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MEF Sticks a '2.0' on Carrier Ethernet

Craig Matsumoto
2/23/2012
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The MEF is announcing Carrier Ethernet 2.0 on Thursday -- a blanket name for new specifications that will enable improved Ethernet service interconnect between carriers.

Those specifications include performance objectives for the three classes of service the MEF had previously defined -- Ethernet Private Line (EPL), Ethernet Virtual Private Line (EVPL) and Ethernet LAN (ELAN). By specifying performance objectives, classes of service become quantifiable in a way that can be preserved from one carrier to another. The official MEF video discusses this in more detail:


The MEF is also expanding the number of identified Ethernet services to eight. The eight services come in four types -- E-Line, E-LAN, E-Tree and E-Access -- each with private line and virtual private line variants.

Why this matters
Despite the hoopla about a "New Ethernet" being introduced by Bob Metcalfe himself, it turns out there's no new protocol involved. So, what makes this worthy of a "2.0" moniker?

"I believe this is generationally more advanced," MEF President Nan Chen tells Light Reading. The MEF's earliest work was about simply defining Carrier Ethernet services, while the 2.0 model is "more about taking advantage of deployed carrier Ethernet infrastructure to efficiently deliver the bandwidth or services."

Specifically, there's now increased potential for interconnecting carriers' Ethernet services the same way they can interconnect T1 lines, he says.

For more
Relive the buildup to Carrier Ethernet 2.0 -- the tension lasted two whole weeks, you know -- and learn why the Blues Brothers reference in the caption above is funny:



— Craig Matsumoto, Managing Editor, Light Reading

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DCITDave
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DCITDave,
User Rank: Light Beer
12/5/2012 | 5:41:42 PM
re: MEF Sticks a '2.0' on Carrier Ethernet


http://www.lightreading.com/video.asp?doc_id=152009


You heard (watched it, read it, whatever) here first.

Pete Baldwin
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Pete Baldwin,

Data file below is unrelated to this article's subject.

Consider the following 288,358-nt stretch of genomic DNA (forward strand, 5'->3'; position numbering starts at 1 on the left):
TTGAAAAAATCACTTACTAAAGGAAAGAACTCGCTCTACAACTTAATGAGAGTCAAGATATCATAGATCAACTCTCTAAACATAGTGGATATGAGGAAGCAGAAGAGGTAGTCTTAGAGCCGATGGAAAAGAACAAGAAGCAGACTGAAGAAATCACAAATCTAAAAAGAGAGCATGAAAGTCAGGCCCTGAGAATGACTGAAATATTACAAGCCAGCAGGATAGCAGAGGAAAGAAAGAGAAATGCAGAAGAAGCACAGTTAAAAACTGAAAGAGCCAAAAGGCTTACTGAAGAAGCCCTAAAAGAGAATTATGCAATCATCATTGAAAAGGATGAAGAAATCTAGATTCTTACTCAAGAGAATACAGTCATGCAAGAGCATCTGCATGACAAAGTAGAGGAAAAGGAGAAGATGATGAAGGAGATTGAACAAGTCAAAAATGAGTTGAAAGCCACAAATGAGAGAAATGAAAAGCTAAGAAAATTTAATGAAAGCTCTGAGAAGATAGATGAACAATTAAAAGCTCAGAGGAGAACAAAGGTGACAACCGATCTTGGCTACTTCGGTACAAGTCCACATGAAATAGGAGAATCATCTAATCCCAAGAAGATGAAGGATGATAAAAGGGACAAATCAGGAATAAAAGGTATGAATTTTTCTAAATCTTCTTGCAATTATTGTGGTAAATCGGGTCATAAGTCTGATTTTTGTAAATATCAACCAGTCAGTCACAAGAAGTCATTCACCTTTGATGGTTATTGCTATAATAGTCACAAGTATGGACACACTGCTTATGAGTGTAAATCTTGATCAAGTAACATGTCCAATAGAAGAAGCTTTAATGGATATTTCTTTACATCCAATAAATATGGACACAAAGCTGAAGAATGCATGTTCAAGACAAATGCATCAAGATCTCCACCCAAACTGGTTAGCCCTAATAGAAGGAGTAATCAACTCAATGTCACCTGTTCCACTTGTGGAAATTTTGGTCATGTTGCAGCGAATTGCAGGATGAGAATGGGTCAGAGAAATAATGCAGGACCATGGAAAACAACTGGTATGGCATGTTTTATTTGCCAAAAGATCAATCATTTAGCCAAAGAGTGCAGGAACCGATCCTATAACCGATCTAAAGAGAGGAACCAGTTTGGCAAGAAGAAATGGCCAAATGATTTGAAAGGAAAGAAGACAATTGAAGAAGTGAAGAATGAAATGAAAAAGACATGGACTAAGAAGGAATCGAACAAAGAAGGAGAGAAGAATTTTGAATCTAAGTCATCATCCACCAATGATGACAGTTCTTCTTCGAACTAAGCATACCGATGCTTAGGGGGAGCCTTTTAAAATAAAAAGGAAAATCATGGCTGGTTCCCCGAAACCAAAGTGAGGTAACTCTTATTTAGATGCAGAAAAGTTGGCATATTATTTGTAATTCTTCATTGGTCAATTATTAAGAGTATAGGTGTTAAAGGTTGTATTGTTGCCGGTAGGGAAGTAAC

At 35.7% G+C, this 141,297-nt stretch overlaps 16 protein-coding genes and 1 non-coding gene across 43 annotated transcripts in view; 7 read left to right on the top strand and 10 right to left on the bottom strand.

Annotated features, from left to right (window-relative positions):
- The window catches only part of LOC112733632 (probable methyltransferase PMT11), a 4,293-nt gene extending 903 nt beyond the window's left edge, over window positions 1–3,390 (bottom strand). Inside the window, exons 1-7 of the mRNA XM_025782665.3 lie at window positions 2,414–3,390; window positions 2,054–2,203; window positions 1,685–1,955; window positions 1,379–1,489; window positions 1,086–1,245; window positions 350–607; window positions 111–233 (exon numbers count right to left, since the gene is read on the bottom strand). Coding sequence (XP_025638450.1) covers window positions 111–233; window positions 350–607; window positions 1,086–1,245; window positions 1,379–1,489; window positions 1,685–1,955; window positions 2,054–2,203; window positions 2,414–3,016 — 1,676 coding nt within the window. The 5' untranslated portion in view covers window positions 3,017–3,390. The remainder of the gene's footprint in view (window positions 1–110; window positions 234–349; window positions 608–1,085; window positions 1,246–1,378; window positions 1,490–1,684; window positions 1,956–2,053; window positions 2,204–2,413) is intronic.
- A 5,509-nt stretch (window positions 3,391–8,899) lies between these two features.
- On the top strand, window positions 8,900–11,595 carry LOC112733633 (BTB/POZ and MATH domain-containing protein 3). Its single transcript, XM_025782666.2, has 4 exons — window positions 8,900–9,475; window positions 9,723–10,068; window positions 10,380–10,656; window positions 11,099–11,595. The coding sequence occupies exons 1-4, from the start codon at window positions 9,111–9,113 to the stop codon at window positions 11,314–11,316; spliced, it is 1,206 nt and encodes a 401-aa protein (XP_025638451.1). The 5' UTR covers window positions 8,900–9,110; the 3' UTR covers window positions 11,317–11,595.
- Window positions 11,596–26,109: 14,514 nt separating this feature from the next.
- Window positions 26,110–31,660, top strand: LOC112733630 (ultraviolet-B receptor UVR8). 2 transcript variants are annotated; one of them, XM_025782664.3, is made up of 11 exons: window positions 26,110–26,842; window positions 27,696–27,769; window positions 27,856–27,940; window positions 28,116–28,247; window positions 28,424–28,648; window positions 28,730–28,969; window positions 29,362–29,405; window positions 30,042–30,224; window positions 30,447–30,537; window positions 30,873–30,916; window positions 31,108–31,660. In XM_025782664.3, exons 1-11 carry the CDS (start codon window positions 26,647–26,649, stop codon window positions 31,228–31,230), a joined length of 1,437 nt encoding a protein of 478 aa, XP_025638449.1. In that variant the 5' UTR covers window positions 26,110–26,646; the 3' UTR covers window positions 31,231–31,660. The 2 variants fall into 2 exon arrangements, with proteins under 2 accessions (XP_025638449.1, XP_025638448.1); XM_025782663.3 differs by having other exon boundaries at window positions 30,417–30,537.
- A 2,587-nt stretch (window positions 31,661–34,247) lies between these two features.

User Rank: Light Beer
12/5/2012 | 5:41:37 PM
re: MEF Sticks a '2.0' on Carrier Ethernet


Ah - I had forgotten about that. So this is really Carrier Ethernet 3.0? (or 2.1? Who's in charge of decimal-point-advancement, anyway?)

Flook
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Flook,
User Rank: Light Beer
12/5/2012 | 5:41:37 PM
re: MEF Sticks a '2.0' on Carrier Ethernet


Any idea when we might see MEF-certified CE 2.0 products?

Pete Baldwin
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Pete Baldwin,
User Rank: Light Beer
12/5/2012 | 5:41:36 PM
re: MEF Sticks a '2.0' on Carrier Ethernet


Certification for the 8 service types would be available in the second quarter, Nan Chen says. Presumably, some products will actually get certified around that time too.

DCITDave
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DCITDave,
User Rank: Light Beer
12/5/2012 | 5:41:36 PM
re: MEF Sticks a '2.0' on Carrier Ethernet


Is there likely to be a scenario where a carrier just plugs in and uses CE2.0 gear just because it has been certified? 


They would test it themselves first, right? 

desiEngineer
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desiEngineer,
User Rank: Light Beer
12/5/2012 | 5:41:35 PM
re: MEF Sticks a '2.0' on Carrier Ethernet


Phil,


You ask a very valid  question.  The answer is no, things won't work seamlessly.  You have to use ethernet 2.0 cables, pwe3 2.0 e-line, l2vpn 2.0 e-lan.  IEEE and IETF will have their work cut out...


What are we going to do? (wrings hands and runs off-stage, wailing)


-desi

DCITDave
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DCITDave,
User Rank: Light Beer
12/5/2012 | 5:41:34 PM
re: MEF Sticks a '2.0' on Carrier Ethernet


So who, besides the MEF and its testing partners, really benefits from a CE2.0 certification program?


The carriers still need to do their own testing and it would add costs to the vendor side. I guess I'm unclear on how much red tape CE2.0 cuts vs. CE1.0, which was a tad more trailblazing.


ph

Daniel Bar-Lev
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Daniel Bar-Lev,
User Rank: Light Beer
12/5/2012 | 5:41:23 PM
re: MEF Sticks a '2.0' on Carrier Ethernet


CE 2.0 certification means a consolidation of a set of MEF certification tests into a brand that is easily recognized and appreciated by all stakeholders. CE 2.0 certification provides a very clear and cost-effective framework for service providers and equipment vendors to prove compliance in one fell swoop with a series of MEF specifications developed by the 190 strong MEF membership - for example MEF 6.1, MEF 10.2, MEF 23.1, MEF 33 and so on. It's the way MEF certification is represented that has taken a leap forward by orienting it to the well known services like the new Multi-CoS, managed E-Lines and E-LANs in CE 2.0 as well as the altogether new E-Access and E-Tree introduced in CE 2.0. When enterprises, service providers, operators and equipment vendors can all refer to CE 2.0 certification, the markets will align faster and grow faster which benefits everyone.


 


Daniel/MEF

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